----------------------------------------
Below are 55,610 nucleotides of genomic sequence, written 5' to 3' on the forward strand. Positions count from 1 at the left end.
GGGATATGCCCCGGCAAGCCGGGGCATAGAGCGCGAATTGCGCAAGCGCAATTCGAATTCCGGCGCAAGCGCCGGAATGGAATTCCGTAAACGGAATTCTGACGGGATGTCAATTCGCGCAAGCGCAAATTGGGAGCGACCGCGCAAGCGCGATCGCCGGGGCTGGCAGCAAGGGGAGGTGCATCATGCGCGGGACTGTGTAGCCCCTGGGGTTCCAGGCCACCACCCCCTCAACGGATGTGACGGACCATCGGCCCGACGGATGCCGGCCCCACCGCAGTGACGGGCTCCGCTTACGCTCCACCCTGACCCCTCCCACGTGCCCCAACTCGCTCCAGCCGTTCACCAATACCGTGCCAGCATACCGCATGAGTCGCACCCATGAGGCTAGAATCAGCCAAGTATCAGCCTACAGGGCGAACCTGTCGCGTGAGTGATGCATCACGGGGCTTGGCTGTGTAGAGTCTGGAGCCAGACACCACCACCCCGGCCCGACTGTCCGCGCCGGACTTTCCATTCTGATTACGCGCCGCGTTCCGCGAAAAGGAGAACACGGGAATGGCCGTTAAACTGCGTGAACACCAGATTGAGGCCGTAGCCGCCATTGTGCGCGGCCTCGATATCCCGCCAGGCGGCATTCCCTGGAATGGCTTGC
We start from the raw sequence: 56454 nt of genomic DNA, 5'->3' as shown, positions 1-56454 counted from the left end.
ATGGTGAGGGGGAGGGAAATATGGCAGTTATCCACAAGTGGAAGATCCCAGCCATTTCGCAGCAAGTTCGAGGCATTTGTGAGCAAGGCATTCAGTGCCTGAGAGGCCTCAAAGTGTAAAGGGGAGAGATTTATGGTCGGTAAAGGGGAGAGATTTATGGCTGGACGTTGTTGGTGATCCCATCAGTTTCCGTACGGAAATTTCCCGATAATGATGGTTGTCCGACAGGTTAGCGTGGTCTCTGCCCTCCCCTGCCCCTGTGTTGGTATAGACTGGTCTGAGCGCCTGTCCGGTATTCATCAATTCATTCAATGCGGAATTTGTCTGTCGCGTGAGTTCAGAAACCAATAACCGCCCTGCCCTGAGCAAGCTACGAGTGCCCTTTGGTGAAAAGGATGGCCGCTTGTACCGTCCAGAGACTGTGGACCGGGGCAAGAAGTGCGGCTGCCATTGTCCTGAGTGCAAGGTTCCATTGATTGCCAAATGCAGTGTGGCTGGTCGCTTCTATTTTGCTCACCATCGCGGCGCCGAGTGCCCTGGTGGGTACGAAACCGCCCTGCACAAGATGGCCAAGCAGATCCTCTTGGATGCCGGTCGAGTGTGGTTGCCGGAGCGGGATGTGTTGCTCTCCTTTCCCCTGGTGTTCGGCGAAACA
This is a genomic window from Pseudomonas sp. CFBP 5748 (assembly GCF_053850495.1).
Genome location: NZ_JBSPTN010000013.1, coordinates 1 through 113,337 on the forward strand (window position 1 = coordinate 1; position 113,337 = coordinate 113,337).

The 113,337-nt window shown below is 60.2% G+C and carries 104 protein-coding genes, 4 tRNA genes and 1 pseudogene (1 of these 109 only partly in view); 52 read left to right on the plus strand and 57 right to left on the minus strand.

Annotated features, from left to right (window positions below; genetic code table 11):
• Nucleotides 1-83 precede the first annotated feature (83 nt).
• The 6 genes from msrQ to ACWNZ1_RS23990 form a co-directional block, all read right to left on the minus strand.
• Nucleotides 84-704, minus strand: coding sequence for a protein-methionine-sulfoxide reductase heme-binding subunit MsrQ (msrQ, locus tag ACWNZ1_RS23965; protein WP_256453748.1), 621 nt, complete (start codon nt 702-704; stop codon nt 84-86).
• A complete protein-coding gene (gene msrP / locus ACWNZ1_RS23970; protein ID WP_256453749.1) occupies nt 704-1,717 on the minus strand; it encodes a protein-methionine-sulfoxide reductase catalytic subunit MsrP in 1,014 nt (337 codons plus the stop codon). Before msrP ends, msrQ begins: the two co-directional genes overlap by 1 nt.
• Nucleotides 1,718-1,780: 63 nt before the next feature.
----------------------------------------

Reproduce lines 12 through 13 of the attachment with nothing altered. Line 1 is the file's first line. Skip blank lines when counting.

• A complete protein-coding gene (gene msrP / locus ACWNZ1_RS23970; protein ID WP_256453749.1) occupies nt 704-1,717 on the minus strand; it encodes a protein-methionine-sulfoxide reductase catalytic subunit MsrP in 1,014 nt (337 codons plus the stop codon). Before msrP ends, msrQ begins: the two co-directional genes overlap by 1 nt.
• Nucleotides 1,718-1,780: 63 nt before the next feature.